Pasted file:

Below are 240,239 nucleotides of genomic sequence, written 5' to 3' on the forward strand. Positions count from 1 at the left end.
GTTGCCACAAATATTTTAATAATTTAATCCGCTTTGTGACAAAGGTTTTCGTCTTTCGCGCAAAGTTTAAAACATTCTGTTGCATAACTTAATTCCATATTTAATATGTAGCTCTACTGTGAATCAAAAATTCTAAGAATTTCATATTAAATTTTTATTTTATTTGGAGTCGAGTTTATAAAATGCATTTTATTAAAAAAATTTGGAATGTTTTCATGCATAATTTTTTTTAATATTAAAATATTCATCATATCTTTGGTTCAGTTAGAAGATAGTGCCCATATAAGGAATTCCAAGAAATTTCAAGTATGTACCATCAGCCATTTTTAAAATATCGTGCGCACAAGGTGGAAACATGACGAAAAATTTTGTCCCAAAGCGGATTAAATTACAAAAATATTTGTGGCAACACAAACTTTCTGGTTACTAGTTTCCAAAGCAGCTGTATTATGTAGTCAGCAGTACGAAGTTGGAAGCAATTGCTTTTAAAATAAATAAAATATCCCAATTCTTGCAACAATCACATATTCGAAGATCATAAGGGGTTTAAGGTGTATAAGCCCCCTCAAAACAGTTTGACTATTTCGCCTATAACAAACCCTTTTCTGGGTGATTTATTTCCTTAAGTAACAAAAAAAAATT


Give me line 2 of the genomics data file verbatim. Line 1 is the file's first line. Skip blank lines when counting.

GTTGCCACAAATATTTTAATAATTTAATCCGCTTTGTGACAAAGGTTTTCGTCTTTCGCGCAAAGTTTAAAACATTCTGTTGCATAACTTAATTCCATATTTAATATGTAGCTCTACTGTGAATCAAAAATTCTAAGAATTTCATATTAAATTTTTATTTTATTTGGAGTCGAGTTTATAAAATGCATTTTATTAAAAAAATTTGGAATGTTTTCATGCATAATTTTTTTTAATATTAAAATATTCATCATATCTTTGGTTCAGTTAGAAGATAGTGCCCATATAAGGAATTCCAAGAAATTTCAAGTATGTACCATCAGCCATTTTTAAAATATCGTGCGCACAAGGTGGAAACATGACGAAAAATTTTGTCCCAAAGCGGATTAAATTACAAAAATATTTGTGGCAACACAAACTTTCTGGTTACTAGTTTCCAAAGCAGCTGTATTATGTAGTCAGCAGTACGAAGTTGGAAGCAATTGCTTTTAAAATAAATAAAATATCCCAATTCTTGCAACAATCACATATTCGAAGATCATAAGGGGTTTAAGGTGTATAAGCCCCCTCAAAACAGTTTGACTATTTCGCCTATAACAAACCCTTTTCTGGGTGATTTATTTCCTTAAGTAACAAAAAAAAATT